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Archive [2022]

Don't Sleep On These - Lauren Duffus • DJ West • LOFT

Moving Fwd >> - our (sort of) manifesto

21-4-21 // 22-4-22

Archive [2021]



Editor’s Note: It goes without saying that lies at the cutting-edge of hyperniche, hypervibey, world-building and heart-warming electronic music, but even the heads can miss a trick or two from time to time… this post’s all about tunes that we missed in 2021, or that didn’t get nearly as much of our attention as they deserved. Learn from our mistakes, and keep these sounds close in 2022.




Lauren Duffus – SULK EP REVIEW BY @denglord

I was unknowingly introduced to Lauren Duffus the artist at the tail end of 2020, via the mashup of her song ‘Monastery’ and COLD’s (fka Intentionally Cold) ‘Inner City Pressure’ on the HMRC Bandcamp release of the same name. The HMRC collective in itself is a mystery - the music they put out appears, at first glance, either too leftfield to make its way into a ‘grime’ fan’s playlists, or too DIY and fun to make its way into a ‘conceptronica’ fan’s playlists. Still, the crew were making waves, with tracks regularly appearing in big tastemaker radio shows, and even scoring a short film for Gucci. 


The influence of the collective coalesced perfectly on the boards behind Jawniño’s It’s Cold Out: an emotional grime anthem that brought this particular microgenre to its micromasses of artsy depressives and post-streetwear nihilists (as well as actual real people from London). That said, it’s kind of unclear how the collective really operates - it seems more like an extended network of Instagram accounts that casualpost their musical progress and their lives with the same degree of urgency, all sharing each other’s work whilst sort of influencing each other, as is standard protocol for musical scenes in the wake of streaming ubiquity and non-existent support structures. 


Back to Lauren: that track on the Inner City Pressure release was my favourite, so I checked out her guest mix on Martha’s NTS show from earlier that year. She introduces herself and her mix with a lighthearted vulnerability, ‘I try to arrange it like a parody of a symphony…I hope you like it’, before blowing a kiss into the mic. In the space of five minutes she travels thru transatlantic drill epics into footwork flips via juiced-up-radio-rap, weaving back into her own coldwave dancehall; that track - Stir Fry - made me realise that this symphony concept was not ironic at all, but an earnest way of masking the grand emotional intentions of her own compositions.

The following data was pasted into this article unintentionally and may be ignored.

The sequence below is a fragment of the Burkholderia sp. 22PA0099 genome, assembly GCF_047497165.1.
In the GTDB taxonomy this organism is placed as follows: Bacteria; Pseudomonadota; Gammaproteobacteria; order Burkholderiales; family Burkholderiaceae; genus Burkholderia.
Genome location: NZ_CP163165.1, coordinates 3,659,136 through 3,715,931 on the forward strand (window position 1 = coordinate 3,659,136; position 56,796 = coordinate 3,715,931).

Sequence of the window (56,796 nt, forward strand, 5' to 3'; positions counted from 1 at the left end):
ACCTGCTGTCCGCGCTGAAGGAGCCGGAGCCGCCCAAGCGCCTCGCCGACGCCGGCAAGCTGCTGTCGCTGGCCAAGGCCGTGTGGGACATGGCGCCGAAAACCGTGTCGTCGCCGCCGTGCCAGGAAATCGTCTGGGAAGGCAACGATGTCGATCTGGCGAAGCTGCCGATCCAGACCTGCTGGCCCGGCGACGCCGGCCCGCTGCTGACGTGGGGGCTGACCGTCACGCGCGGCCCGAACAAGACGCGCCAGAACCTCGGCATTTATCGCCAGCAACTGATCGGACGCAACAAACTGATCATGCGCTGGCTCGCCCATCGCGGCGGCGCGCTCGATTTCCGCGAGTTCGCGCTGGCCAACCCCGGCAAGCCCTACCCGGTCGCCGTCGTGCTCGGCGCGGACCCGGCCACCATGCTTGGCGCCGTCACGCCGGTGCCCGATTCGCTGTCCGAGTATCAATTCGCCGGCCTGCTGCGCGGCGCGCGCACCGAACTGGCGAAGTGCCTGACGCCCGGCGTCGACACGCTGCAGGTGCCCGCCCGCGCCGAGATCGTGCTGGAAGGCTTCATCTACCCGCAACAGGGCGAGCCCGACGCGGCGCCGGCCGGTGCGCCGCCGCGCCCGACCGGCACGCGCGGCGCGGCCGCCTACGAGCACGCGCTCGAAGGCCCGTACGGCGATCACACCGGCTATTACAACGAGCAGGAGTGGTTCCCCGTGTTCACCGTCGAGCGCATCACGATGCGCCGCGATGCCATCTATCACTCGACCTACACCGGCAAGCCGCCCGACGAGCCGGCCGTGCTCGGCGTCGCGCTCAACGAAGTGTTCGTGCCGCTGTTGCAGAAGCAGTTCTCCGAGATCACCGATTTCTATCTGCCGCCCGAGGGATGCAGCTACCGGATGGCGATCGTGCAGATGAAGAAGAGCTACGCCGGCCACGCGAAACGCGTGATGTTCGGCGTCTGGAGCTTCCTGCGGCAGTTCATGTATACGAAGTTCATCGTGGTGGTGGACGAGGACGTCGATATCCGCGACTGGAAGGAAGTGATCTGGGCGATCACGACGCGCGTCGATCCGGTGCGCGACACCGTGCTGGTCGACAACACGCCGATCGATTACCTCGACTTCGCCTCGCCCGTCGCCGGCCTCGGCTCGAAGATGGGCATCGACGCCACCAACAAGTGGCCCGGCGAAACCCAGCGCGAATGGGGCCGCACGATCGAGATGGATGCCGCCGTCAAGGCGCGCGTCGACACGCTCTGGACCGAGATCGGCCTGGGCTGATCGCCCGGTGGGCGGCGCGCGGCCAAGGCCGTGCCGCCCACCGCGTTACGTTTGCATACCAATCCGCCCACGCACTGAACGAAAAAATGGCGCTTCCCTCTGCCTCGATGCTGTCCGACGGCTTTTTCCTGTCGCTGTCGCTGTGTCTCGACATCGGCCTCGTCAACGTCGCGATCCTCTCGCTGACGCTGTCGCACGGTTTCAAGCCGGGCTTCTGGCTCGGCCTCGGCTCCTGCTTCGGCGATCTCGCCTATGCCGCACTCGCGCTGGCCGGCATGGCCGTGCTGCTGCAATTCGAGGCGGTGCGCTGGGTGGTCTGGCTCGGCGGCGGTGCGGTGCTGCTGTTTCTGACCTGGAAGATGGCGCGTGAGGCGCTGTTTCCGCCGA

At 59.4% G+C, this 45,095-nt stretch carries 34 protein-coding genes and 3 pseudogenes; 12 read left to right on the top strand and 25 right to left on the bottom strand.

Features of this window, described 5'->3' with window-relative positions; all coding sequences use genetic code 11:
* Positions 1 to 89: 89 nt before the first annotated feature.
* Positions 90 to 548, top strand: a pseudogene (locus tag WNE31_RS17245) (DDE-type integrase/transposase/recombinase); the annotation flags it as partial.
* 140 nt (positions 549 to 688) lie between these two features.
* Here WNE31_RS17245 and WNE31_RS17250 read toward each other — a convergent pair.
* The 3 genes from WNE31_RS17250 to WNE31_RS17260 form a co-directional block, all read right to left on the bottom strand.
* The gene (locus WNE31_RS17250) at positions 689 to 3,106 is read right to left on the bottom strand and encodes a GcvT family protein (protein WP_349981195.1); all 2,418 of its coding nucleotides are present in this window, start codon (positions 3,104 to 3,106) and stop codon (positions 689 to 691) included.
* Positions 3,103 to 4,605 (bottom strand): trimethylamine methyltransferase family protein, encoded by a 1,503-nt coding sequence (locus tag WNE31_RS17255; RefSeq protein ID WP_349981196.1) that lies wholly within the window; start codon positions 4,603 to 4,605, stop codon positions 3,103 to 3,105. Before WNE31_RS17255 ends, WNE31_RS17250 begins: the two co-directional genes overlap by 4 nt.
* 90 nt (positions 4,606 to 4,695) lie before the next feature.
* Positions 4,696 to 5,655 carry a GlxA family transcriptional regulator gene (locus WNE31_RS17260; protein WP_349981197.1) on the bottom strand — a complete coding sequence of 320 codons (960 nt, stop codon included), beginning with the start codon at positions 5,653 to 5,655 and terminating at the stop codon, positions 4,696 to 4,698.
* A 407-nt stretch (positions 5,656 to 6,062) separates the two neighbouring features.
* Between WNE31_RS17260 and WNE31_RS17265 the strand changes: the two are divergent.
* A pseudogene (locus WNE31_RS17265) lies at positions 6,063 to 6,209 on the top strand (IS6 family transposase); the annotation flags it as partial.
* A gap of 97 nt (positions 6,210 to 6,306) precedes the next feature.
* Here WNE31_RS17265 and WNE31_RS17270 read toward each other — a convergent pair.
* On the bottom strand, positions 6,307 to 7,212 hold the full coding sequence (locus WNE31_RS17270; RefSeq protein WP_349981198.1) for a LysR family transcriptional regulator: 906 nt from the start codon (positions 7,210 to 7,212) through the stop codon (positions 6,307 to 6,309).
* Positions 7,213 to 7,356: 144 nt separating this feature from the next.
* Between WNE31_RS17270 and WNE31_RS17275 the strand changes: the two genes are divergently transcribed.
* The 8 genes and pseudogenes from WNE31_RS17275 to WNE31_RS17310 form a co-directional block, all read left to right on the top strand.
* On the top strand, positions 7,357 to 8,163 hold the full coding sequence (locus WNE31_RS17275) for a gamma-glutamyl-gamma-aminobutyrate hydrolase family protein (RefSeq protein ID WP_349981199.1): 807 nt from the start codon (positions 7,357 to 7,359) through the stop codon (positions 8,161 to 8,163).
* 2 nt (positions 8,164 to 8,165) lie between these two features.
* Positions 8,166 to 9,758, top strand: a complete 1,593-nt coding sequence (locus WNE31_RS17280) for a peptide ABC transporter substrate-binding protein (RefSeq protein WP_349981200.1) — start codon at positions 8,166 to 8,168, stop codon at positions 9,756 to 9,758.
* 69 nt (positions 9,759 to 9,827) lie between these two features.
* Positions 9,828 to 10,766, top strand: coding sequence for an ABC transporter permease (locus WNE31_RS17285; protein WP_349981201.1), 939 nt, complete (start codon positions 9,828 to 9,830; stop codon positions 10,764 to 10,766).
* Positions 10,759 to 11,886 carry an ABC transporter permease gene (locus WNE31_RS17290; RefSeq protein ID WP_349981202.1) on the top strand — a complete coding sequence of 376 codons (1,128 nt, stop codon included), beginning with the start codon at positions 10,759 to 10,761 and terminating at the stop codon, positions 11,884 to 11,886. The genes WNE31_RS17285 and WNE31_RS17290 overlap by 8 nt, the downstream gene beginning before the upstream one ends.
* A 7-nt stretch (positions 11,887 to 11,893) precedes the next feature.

In an interview with The Wire’s Below the Radar column about her breakout track, she reveals that the act of composition serves as a therapeutic response to mourning the loss of her Dad; she started making these tunes trialling Logic 3 on a whim. It’s very endearing to read her suggestion that this musical grievance might ‘feel pretentious’, as if it’s anything but hugely impressive that she’d be able to convert that struggle into artwork. Beyond this context, Stir Fry, and the other 2 tracks on the Sulk EP - Braeburn & Soho Road (Crying Song) - are beautiful in their own right. They display the maturity of an artist far further into their career than you’d believe Lauren is. 

Mixing together predominantly Jamaican rhythms, simple elegiac synths, and club-ready bass, these tracks draw you into their foggy world and take you somewhere outside your own head. Lauren’s sobs and cries are brought in percussively at first, clinging to the gaps between midi notes, until they are eventually allowed to burst out - a heartbreaking conclusion to an already emotional triptych. What’s next? Currently she’s part of the NTS Work In Progress programme, and if her recent single Wires is anything like the other new music she’s working on, we have a lot to look forward to from Lauren Duffus.


DJ West – EMU WON LE BEAT REVIEW BY @frogmanfilth

When I tuned into Tim and Barry’s NTS show in early November, I confess I did so with less-than-pure motives. Don’t misunderstand, I’m a T&B stan and always have been – their grime/drill/&c. curation is second to none – but my true intention was (shock) a narcissistic one; I had purchased T&B’s new sample pack a week beforehand and was promised an on-air shoutout in return… what’s the use in donating £25-worth of crypto towards a community-building, grassroots arts project unless you get an ego-swelling headpat afterwards, along with a sprinkle of that much-revered  DJ lifeblood – “exposure”? As such, when I tuned in only to discover that the eponymous T and B were absent for November’s show – and had instead organised for their friend and collaborator Ian McQuaid (label head at Moves) to hold things down – I was fuming… but only momentarily. As is so often the way – indeed, so often the beauty of live broadcast in general – you end up encountering sounds and ideas that you never would have chosen “on demand”; within the space of five minutes I had become a full-blown convert to Mr McQuaid’s latest discovery – one that he had coined “freebeat”.